Having covered the marketing industry for years now, I’ve learned to take Facebook’s predictions for the future pretty seriously.

Even if their predictions don’t always pan out, which this one will, they are still strong indicators of either how consumers are communicating at this very moment, in the near future or years to come.

Last year I wrote an article highlighting that content marketers should double down on Facebook video, and over the course of the past year, BuzzFeed’s Tasty (one of many examples) has almost exclusively leveraged Facebook video to become a social media juggernaut.

Rise of the Chatbots

AI bots have been around since the early days of AIM. But they were never anything more than an annoyance.


The forefront of the consumer AI industry is currently represented in virtual assistants like SIRI, Cortana and Google Now.

While superficially impressive, these applications have proven to be little more than fun novelties with limited practical usage.

The reasons the technology has never achieved widespread viability are twofold.

The first problem is that broad AI presents a massive challenge because it tries to be excellent at everything. There are a nearly infinite set of use cases engineers need to prepare for if you can “ask anything,” and that has been a massive engineering hurdle to clear.

Another problem (that is not as daunting but is still a road-block) is that voice recognition technology is kind of there, but still too imperfect and temperamental to be responsive in the way the application requires.

Also, there’s an additional cultural element to the issue – people don’t really like talking on their phones period. Talking to them and not being understood? Forget it.

Chatbots have the potential to solve both of these problems with a single stroke.

Addressing the first problem, free market competition and the incentive for companies to focus on specific applications will create a whole host of specialized assistants fine-tuned to specific problems.

There might never be such a thing as a perfect chatbot – , but there will be perfect chatbots. [For more elaboration on this idea, check out Malcolm Gladwell’s excellent TED talk: Choice, happiness and spaghetti sauce.]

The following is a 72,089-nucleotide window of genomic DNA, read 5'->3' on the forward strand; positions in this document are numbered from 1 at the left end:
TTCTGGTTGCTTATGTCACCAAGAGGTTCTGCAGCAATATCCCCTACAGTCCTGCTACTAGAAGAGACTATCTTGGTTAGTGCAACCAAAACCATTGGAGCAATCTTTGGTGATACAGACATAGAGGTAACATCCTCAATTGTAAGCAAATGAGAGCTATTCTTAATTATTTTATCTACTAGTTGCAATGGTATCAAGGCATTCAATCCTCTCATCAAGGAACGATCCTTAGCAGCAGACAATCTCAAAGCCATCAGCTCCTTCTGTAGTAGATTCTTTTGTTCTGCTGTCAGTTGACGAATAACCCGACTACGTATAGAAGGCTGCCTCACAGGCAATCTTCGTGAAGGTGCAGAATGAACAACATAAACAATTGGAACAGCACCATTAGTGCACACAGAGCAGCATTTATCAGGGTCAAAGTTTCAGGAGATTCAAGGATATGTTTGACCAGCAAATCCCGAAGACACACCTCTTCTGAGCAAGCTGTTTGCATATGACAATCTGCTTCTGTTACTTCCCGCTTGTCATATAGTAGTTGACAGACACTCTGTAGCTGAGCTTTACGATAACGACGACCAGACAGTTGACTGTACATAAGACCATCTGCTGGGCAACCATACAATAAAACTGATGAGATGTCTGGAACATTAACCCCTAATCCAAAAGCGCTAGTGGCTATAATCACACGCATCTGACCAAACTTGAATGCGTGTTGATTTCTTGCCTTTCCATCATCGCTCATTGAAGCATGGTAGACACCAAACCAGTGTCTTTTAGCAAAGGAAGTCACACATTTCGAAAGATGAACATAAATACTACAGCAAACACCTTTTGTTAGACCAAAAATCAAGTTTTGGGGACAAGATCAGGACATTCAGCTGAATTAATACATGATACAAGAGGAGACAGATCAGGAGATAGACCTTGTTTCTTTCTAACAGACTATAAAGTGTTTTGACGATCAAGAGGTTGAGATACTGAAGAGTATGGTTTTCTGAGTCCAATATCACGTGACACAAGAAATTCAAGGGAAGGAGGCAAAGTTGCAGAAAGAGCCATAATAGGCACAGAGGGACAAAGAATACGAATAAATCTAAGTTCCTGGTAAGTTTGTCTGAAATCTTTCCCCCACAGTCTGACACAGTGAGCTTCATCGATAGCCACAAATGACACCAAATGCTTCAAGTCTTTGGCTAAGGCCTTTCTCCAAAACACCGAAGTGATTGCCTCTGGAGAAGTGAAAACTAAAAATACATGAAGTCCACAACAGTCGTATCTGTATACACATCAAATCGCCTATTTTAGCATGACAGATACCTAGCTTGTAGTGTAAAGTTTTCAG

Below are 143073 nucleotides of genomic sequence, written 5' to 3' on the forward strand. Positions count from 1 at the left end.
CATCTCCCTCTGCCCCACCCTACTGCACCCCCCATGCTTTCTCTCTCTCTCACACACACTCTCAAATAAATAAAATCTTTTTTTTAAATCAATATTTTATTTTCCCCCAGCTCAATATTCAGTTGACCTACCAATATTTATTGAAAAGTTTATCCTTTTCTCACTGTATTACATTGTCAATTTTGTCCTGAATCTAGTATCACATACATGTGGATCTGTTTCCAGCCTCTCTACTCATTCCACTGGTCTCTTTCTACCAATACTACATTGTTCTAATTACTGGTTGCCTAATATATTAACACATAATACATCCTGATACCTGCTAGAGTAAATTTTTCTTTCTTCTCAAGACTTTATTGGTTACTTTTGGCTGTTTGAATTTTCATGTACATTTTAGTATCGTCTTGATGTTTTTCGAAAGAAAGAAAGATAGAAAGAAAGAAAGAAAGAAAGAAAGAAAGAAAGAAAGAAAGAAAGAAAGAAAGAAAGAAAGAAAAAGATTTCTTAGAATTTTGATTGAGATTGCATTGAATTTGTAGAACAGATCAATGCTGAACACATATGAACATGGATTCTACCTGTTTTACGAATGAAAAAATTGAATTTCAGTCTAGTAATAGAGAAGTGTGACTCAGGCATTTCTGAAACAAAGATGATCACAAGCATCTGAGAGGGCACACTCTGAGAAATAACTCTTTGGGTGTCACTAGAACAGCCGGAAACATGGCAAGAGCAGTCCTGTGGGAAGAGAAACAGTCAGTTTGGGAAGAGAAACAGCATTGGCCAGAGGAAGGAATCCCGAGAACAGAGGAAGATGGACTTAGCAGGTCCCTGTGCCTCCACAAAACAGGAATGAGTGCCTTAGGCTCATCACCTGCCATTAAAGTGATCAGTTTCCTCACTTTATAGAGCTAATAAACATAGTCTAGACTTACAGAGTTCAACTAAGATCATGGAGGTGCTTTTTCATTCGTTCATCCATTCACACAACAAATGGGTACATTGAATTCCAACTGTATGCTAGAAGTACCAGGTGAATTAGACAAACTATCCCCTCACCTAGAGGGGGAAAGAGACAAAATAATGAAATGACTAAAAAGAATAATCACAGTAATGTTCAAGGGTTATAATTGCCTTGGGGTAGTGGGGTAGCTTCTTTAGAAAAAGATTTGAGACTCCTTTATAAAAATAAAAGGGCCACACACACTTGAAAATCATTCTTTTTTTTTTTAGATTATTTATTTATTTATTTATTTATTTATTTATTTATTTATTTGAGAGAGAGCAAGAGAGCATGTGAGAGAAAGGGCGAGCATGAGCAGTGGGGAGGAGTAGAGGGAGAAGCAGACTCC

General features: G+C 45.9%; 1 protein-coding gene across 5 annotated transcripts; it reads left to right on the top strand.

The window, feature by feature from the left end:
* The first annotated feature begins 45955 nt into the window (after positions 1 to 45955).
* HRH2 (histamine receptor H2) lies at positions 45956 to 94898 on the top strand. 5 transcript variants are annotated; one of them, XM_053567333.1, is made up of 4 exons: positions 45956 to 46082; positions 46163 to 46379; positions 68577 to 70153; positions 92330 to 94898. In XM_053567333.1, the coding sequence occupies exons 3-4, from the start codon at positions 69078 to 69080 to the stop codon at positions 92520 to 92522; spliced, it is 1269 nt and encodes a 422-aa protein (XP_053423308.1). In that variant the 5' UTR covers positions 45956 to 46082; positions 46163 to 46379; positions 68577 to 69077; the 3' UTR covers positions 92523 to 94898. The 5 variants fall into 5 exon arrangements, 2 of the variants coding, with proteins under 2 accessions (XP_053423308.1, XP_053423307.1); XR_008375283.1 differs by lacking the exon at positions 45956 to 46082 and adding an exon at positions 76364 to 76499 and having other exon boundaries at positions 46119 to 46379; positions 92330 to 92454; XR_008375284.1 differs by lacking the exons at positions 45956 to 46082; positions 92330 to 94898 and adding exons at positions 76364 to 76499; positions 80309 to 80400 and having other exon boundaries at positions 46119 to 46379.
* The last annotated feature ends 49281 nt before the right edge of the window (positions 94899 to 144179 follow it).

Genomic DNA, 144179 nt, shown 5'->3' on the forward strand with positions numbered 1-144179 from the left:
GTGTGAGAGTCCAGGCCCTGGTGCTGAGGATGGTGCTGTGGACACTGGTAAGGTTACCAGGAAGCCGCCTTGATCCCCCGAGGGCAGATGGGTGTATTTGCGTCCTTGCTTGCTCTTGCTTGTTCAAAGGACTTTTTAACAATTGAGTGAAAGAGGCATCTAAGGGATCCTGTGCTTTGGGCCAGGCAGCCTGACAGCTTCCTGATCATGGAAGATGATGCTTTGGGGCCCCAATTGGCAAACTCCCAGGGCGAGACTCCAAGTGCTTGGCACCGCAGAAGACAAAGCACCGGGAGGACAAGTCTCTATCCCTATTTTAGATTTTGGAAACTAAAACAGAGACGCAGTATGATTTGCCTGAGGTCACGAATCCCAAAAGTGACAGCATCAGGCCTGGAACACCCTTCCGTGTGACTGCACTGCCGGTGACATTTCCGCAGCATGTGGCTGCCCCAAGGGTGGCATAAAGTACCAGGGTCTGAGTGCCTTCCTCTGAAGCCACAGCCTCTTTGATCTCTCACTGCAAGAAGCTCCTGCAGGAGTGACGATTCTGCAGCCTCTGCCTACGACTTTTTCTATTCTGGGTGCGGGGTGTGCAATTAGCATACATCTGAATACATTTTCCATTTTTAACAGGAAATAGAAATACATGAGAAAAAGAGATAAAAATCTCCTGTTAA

What Does this Mean for Brands?

There is so much potential for chat apps and brands that it’s hard to even know where to begin.

However, for guidance, we can start by looking at some early adopters.

Although it’s a standalone app, Quartz has built a truly exemplary first run at a “Chat-esque” interface.
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The app looks much like a messaging service, but without the familiar keyboard. Instead you are given access to pre-written responses, often cleverly summarized in emoji.

This acts as a cleverly skinned delivery service for a curated news briefing, and it has caused quite a stir in the publishing world.

However, it is more a proof of concept than a full-fledged chat app experiment. Quartz gave an interview to The Verge in which they noted that controlling the voice and tone with which the news was given over was their key concern.

Although full automation technology might not be there yet, the lessons of Quartz’s app experiment are clear. Ensuring hyper-focused utility, and humanizing with careful attention to brand voice, are the keys to succeeding on the technology.

Another big possibility for brands is in the customer service arena.

Many brands use Twitter as an ad-hoc customer service solution but the idea of a robust AI interpretation of the customer service experience has almost limitless potential to revolutionize the industry.

My self-aware social media article advised that brands must be very sensitive to humanizing their tone of social media, this goes double for an application like a chat-bot.